The way we talk to ourselves, the way I talk to myself in particular, has been on my mind a lot lately. EVERYTHING has been on my mind a lot lately, since I’ve been sitting still and letting the healing treatments of this Ayurvedic clinic Ayur Dara take their course.
I’ve been watching my thoughts, in between watching the menagerie of goats, chickens, stray dogs, crows and chipmunks in the jungle outside my cottage window (and the geckos and mosquitoes crawling inside on my window).
My thoughts tend to cycle. First, I wonder why I think I deserve to be still for two weeks, just focusing on my health. Other people work harder, my thoughts say. The staff here can’t afford these treatments. I’m not actually sick.
My thoughts want to convey the ideas that I am spoiled and that I should be accomplishing something. Write, my thoughts hiss, as I lie in the hammock, staring at the lagoon. Meditate, they practically scream as I take a post-lunch nap.
I should be chanting the Maja Mritynjaya mantra 108 times with the rudraksha-bead mala necklace I received after the holy Ganga Aarti Ceremony in Haridwar. I should work on my novel. I should plan the next leg of my travels.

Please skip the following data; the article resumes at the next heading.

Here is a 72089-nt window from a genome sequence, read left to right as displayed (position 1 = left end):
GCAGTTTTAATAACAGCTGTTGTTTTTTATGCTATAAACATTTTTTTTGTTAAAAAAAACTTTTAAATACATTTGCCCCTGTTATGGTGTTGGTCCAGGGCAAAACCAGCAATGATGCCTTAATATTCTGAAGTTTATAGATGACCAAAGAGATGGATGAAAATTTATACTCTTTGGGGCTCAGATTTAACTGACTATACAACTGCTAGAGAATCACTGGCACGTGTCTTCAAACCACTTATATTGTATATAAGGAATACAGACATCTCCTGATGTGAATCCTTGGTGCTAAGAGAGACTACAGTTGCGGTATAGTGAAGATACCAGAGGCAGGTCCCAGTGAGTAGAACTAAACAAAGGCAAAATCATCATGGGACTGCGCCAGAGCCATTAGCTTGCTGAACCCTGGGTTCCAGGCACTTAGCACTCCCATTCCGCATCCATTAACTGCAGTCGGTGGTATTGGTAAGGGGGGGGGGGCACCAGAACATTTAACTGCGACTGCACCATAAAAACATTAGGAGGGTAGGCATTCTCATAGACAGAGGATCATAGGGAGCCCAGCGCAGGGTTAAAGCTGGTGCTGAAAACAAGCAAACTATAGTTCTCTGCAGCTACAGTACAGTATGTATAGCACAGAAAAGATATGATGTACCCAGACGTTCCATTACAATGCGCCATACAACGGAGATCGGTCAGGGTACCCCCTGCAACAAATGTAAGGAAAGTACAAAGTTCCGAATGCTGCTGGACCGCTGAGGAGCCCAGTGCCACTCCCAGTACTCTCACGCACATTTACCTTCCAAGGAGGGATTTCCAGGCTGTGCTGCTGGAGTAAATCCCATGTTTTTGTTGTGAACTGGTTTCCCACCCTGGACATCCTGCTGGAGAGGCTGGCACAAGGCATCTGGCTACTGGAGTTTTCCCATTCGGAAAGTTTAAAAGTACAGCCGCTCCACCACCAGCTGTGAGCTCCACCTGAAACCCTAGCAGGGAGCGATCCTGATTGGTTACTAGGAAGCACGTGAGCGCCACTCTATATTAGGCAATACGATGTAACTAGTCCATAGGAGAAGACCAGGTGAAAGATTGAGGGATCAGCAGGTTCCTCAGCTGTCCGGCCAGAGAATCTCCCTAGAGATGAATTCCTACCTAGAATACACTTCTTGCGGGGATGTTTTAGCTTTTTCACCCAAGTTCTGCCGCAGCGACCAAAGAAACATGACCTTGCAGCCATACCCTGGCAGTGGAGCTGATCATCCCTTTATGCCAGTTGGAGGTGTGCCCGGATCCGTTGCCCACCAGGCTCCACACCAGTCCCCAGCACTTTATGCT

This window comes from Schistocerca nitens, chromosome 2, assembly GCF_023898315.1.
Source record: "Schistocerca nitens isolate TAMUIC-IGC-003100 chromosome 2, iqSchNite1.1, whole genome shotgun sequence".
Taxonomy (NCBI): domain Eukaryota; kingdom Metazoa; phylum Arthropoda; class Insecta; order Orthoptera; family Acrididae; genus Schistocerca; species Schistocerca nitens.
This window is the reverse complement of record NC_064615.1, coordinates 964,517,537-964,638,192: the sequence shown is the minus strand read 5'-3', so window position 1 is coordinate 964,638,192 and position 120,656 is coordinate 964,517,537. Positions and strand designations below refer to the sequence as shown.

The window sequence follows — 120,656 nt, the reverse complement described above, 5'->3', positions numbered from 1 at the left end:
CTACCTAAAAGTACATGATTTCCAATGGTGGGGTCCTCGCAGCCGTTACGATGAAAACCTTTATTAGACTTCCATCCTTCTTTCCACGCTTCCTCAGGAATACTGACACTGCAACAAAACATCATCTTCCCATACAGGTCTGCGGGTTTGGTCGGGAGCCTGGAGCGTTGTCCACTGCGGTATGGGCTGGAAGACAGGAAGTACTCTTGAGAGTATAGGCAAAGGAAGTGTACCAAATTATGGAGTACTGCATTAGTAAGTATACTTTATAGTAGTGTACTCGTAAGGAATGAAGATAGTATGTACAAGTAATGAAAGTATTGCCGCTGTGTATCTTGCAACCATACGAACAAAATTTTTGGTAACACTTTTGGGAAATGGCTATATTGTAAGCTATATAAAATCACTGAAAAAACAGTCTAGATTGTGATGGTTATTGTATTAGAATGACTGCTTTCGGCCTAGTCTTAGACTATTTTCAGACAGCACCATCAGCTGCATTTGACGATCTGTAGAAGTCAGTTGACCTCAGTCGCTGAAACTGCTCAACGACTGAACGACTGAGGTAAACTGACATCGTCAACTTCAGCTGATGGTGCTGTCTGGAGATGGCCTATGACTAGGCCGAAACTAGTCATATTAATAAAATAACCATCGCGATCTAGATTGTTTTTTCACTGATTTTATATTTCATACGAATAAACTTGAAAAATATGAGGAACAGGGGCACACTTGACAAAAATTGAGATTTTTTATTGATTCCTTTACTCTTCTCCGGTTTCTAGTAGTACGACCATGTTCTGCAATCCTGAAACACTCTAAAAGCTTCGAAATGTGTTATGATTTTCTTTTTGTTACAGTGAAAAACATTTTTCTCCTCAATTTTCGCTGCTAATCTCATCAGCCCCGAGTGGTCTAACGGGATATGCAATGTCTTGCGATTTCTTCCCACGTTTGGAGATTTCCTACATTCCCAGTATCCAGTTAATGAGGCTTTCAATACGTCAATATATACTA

I tell Dr. Subhash about these thoughts when we meet this morning, almost like I am confessing. I am supposed to be more peaceful. I am supposed to want to meditate. I have all these tools from yoga training now, to combat a restless mind.
“It is a Vata imbalance,” Dr. Subhash tells me. He doesn’t look condemning. He looks like a doctor diagnosing a treatable ailment. I am filled with hope.
I should take time here to explain the most basic fundamental structure of Ayurvedic Medicine. I stole this explanation from another travel blog because I’m excited to get to my mid-afternoon nap:
If yoga is the path to develop the mind and spirit, Ayurveda is the way to keep the body healthy so that each person could focus their energy on their higher purpose in life (dharma). Ayurveda offers a way for each person to balance their body, mind and spirit and tune it to the rhythms of the natural world.
There are several tools or lenses that Ayurveda uses to both diagnose and treat each person. According to Ayurveda, our bodies, just like the earth, are composed of five basic elements: space, air, fire, water, and earth. When they say that, however, they do not mean these words in the limited sort of logs in a blazing pile, water in a riverbed way, but instead with a more expansive meaning. When they speak of air, they mean more the quality of air, such as movement, drying and separating things. When they speak of fire, they mean heat, metabolic processes, transformation. And when they speak of water, they mean lubrication and mediums.